WWW.THESIS.XLIBX.INFO
FREE ELECTRONIC LIBRARY - Thesis, documentation, books
 
<< HOME
CONTACTS



Pages:     | 1 || 3 | 4 |   ...   | 30 |

«A Dissertation by SARAH ELIZABETH HART Submitted to the Office of Graduate Studies of Texas A&M University in partial fulfillment of the requirements ...»

-- [ Page 2 ] --

These elegiac constructions of personhood seem especially influential in shaping communal and national subjectivity when we consider how poetry functions in contemporary modes of mourning. Dinitia Smith from The New York Times emphasizes the significant role that poetry played in Americans' responses to 9/11, describing numerous poems and verses accompanying photos of victims at Ground Zero, in makeshift memorials around New York City, and even in emails among friends and family. Doss observes a similar prevalence of poems and verses left at the spontaneous memorials that sprang up around Columbine High School in the hours and weeks

following the shooting (299-300). Books about consoling poetry like Wider than the Sky:

Essays and Meditations on the Healing Power of Emily Dickinson and The Healing Spirit of Haiku further affirm poetry as a valuable resource for mourners at all stages of the grieving process. Because poetry seems to play a significant role in contemporary responses to loss—and because responses to loss help determine who is and is not valued as a person and a community member—we must situate poetry within the body of rhetorics of mourning, focusing on the connections between poetry and rhetoric. By re-orienting both rhetoric and poetry around their shared origins in mourning, we may recognize more diverse ways of mourning—and ways of consoling others and ourselves, and thereby approach more inclusive concepts of personhood and more inclusive communities.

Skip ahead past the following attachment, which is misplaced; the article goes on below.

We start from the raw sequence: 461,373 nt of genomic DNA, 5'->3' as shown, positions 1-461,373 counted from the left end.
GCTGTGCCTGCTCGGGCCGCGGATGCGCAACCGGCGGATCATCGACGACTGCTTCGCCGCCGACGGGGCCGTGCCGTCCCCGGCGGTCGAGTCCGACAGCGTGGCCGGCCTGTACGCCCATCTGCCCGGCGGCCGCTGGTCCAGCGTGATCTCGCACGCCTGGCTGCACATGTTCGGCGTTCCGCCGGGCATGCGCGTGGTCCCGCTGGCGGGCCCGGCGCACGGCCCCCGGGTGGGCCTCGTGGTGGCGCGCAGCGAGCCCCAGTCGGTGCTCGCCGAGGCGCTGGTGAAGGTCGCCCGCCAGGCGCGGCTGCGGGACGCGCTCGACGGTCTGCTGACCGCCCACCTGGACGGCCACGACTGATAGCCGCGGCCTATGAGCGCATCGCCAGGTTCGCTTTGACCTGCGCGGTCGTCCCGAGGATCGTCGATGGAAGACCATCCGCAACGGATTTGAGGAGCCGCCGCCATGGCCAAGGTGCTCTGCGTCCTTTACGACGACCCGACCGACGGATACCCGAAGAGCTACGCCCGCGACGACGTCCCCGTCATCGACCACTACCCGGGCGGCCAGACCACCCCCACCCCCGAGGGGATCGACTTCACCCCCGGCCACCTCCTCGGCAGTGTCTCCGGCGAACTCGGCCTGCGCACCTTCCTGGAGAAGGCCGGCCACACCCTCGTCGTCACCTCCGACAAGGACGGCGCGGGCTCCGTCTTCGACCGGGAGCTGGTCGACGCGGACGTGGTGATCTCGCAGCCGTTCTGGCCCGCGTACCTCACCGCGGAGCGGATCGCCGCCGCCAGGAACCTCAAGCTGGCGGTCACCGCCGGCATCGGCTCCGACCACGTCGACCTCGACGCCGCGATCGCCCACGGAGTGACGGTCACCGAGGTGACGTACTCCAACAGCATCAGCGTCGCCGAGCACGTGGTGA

Rhetoric itself may be characterized as a way of seeing that attends to loss. For example, according to Kenneth Burke, rhetorical identification arises from the loss or absence of connection between people, even just in our physical separation from one another. Rhetoric views the absence or loss of connection as the impetus for dialogue.

Poetry similarly aims for dialogue in that, as M. Jimmie Killingsworth explains, it appeals to—pleases and pleads with—audiences as much as rhetoric does. From a rhetorical viewpoint, we may recognize not only that loss constitutes a prominent theme in both poetry and philosophy, but also that loss structures the very form of both poetic and philosophical conversations. Various poetic forms like metaphor, rhythm, the sonnet, and the villanelle all turn on formal relations structured by loss and/or absence.

Similarly, the dialogic aims of philosophical discourse—a discourse motivated by a love for ever-elusive wisdom—may likewise be viewed in terms of absence and loss. But what counts as loss and as dialogue in these respective contexts? If rhetoric, poetry, and philosophy all recognize loss as an exigence for dialogue, then do our professional practices of reading, writing, and teaching perform modes of mourning?